One of the blander moves of this year’s NBA trade deadline was the Boston Celtics bringing back Daniel Theis, whom they traded to Houston at the 2021 deadline. It didn’t seem like a big deal at the time. Just a little added depth to Boston’s frontcourt in the form of an institutionally savvy big.
Now, that footnote trade could end up being the move that helps save the Celtics.
On Monday, some pretty crushing news broke that Boston’s starting center, Robert Williams III, will be sidelined indefinitely with a torn left meniscus. He’ll have surgery and is optimistic that he’ll be able to return at some point in the playoffs. We shall see about that.
Either way, Boston has a major challenge on its hands for the foreseeable future in trying to replace, to whatever degree possible, the presence and production of Williams. Theis will certainly play a role in this by-committee task. When the postseason rolls around, Ime Udoka could elect to start Theis alongside Al Horford to keep Boston’s two-big lineup in place, but I don’t think he does that.
Theis is not the vertical, athletic defender that Williams is at the rim, and if Boston starts Horford and Theis alongside one another, the bench becomes that much more thin and vulnerable to foul trouble. I think Theis makes the bench more sturdy while Grant Williams slides into Robert Williams’ role.
Again, Grant doesn’t provide Robert’s athleticism as a shot blocker or rolling finisher, but importantly he allows the Celtics to keep with their switching defensive principles. He can guard across positions and stretch the floor as a 42-percent 3-point shooter. This keeps the train moving on both ends.
The other option is to start Derrick White alongside Marcus Smart, a tandem that offers its own defensive boon, but to me keeping some offensive juice on the bench unit is important, even though all of Boston’s postseason lineups are going to be anchored by one of the Jays.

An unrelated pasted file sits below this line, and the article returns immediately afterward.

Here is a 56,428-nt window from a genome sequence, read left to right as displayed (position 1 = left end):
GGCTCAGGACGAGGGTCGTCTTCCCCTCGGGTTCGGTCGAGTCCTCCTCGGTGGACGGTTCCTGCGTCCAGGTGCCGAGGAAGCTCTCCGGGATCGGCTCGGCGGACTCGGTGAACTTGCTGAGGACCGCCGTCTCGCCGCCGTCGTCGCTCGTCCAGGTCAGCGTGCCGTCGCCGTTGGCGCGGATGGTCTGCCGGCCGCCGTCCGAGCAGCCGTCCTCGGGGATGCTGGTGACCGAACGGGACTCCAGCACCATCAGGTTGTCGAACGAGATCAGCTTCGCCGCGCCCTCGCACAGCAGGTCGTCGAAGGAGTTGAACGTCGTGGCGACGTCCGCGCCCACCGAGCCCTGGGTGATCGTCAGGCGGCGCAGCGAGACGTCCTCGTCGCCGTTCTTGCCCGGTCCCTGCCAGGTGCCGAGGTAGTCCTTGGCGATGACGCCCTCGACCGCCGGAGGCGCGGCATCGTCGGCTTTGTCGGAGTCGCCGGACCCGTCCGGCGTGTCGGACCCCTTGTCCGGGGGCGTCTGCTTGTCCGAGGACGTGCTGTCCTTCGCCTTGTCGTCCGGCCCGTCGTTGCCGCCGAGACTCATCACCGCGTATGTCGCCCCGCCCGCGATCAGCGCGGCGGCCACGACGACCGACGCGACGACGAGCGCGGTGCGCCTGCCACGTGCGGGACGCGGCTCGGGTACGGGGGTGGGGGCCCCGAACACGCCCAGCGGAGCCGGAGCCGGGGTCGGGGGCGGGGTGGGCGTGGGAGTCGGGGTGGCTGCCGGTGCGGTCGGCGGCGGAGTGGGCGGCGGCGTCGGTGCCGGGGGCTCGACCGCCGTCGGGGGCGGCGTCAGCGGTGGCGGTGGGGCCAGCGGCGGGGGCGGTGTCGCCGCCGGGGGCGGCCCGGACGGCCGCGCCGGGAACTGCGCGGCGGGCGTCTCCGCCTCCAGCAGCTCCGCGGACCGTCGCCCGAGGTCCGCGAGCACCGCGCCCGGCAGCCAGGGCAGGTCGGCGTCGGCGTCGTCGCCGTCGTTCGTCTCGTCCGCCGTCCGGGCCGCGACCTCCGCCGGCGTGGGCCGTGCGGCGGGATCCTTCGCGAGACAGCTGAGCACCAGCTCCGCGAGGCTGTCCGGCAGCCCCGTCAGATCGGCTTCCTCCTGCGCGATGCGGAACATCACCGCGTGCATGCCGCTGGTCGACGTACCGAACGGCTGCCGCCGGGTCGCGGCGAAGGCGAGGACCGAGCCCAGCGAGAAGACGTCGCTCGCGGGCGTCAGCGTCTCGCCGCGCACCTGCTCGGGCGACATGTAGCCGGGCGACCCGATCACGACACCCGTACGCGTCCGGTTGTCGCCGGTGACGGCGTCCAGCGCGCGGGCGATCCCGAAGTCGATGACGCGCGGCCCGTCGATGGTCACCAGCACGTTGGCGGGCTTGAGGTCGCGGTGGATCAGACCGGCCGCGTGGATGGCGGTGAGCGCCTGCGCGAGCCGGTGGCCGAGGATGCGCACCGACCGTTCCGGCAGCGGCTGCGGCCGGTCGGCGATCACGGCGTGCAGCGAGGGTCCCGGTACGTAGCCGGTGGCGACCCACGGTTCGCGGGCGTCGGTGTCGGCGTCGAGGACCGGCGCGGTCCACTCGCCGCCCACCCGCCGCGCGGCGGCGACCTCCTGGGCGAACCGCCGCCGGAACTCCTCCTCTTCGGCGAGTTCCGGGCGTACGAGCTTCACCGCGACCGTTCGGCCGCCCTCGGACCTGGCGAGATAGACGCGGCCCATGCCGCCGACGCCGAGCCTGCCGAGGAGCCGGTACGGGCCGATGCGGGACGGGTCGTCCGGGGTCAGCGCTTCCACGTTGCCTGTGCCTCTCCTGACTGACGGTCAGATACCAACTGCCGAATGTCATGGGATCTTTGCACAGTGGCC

This is all a long way of saying: All hope isn’t lost for the Celtics, who have established themselves as arguably the best team in the Eastern Conference and an upper-tier title contender. But the road is definitely going to be tougher. Williams is not just some team-scheme defender; he’s a difference-maker. You don’t just replace that kind of size and athleticism.
What becomes interesting now is Boston’s preferred postseason path. Before the Williams injury, I don’t think the Celtics cared who they played or when they played them. Now, it would surely behoove the Celtics to create the most advantageous matchups they can through the first few rounds in hopes that the longer they stay alive, the more time they give Williams to recover.
To be clear, the are no easy paths through the first two rounds in this year’s Eastern Conference. Hell, there aren’t even going to be an easy first-round series. That said, the Celtics dropped from the No. 1 seed to No. 4 by virtue of their overtime loss to Toronto on Monday, and that might be a good thing.
To me, without Williams, priority number one becomes avoiding the Brooklyn Nets in the first round. To ensure that, the Celtics need to finish no higher than the No. 3 seed (At No. 1 or No. 2, depending on whether Brooklyn finishes No. 8 or 9, the Nets are in play).
Priority number two, again, in my opinion, would be playing the Heat, if seeds hold, in the second round. That can happen a couple different ways. Boston could end up No. 1 and Miami lands at No. 4, or vice versa, or they could end up as the Nos. 2 and 3 seeds in some order.
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But again, being one of the top two seeds brings a potential first-round matchup with Brooklyn into play. At No. 3, the Celtics would likely get the Raptors or the Cavaliers in the first round. At No. 4, they would likely get the Bulls. If Miami holds at No. 1, the Celtics, at No. 4, could avoid the Bucks, Sixers, and/or Nets until the conference finals.
Long story short, Williams’ injury might make the Celtics rethink whether they want to be one of the top two seeds. No. 3 or 4 might be their best bet to put off the toughest matchups for as long as possible in hopes that it gives Williams time to return.
There would be a lot of factors in play for this to happen, many of which are out of Boston’s control. You never know, Boston might be so confident right now that it still doesn’t care when or where it plays anyone. However it shakes out, this is an undeniably brutal blow to a team with honest championship aspirations.